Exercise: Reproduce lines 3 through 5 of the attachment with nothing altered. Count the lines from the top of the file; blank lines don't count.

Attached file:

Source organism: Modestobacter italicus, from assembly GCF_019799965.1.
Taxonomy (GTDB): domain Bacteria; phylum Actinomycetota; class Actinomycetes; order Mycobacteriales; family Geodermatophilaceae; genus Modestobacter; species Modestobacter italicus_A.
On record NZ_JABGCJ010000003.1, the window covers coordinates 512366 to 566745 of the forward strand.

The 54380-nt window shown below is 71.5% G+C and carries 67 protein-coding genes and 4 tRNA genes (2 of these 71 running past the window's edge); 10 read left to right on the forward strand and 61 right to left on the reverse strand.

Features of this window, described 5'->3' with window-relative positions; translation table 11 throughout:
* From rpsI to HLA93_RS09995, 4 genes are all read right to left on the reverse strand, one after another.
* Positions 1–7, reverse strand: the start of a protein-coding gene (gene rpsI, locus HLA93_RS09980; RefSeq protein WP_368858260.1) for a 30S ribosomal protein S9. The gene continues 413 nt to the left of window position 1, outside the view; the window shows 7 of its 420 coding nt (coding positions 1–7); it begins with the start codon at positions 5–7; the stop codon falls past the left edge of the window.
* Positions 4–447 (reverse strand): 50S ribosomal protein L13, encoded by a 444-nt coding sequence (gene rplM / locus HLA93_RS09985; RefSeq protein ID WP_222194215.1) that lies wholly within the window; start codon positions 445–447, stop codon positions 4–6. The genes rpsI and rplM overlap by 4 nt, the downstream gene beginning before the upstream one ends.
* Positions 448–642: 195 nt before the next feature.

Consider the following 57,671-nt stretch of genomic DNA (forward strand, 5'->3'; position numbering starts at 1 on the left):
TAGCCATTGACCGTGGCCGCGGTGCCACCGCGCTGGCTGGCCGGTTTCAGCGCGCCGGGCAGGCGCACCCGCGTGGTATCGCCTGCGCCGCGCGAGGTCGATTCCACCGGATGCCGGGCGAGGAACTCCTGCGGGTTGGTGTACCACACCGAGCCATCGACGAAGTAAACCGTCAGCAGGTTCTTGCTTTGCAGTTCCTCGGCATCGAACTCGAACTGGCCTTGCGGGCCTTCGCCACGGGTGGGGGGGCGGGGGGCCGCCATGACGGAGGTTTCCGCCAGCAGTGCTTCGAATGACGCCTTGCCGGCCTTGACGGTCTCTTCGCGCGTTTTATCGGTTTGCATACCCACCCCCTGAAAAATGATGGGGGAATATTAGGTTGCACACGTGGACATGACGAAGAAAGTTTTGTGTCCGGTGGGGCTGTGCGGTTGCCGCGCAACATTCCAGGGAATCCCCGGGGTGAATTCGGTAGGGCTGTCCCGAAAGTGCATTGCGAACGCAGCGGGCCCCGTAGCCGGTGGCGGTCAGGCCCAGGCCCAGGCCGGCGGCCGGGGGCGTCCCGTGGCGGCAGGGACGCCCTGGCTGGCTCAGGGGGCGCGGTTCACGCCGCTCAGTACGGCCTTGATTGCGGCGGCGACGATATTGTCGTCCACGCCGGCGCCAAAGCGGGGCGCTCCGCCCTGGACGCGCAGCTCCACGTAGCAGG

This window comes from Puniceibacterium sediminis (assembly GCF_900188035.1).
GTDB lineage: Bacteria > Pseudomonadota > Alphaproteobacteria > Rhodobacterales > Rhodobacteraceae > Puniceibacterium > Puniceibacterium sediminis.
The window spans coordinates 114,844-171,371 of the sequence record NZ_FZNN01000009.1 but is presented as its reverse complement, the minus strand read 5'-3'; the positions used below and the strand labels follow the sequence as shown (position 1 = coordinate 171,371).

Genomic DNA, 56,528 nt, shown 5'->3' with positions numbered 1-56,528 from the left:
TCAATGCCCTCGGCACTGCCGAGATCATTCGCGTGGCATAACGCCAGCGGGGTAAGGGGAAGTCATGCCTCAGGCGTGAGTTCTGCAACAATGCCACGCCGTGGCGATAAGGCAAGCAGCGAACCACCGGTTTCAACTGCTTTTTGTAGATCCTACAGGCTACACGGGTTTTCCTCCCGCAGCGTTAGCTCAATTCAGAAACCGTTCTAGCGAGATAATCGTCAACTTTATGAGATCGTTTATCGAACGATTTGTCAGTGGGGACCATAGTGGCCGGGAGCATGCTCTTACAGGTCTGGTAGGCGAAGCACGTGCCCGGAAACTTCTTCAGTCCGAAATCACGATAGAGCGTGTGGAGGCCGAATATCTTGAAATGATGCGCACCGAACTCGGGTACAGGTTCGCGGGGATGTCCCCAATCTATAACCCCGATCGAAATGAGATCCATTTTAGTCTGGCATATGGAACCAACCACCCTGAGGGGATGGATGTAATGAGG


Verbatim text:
On record NZ_JABGCJ010000003.1, the window covers coordinates 512366 to 566745 of the forward strand.

The 54380-nt window shown below is 71.5% G+C and carries 67 protein-coding genes and 4 tRNA genes (2 of these 71 running past the window's edge); 10 read left to right on the forward strand and 61 right to left on the reverse strand.

Features of this window, described 5'->3' with window-relative positions; translation table 11 throughout: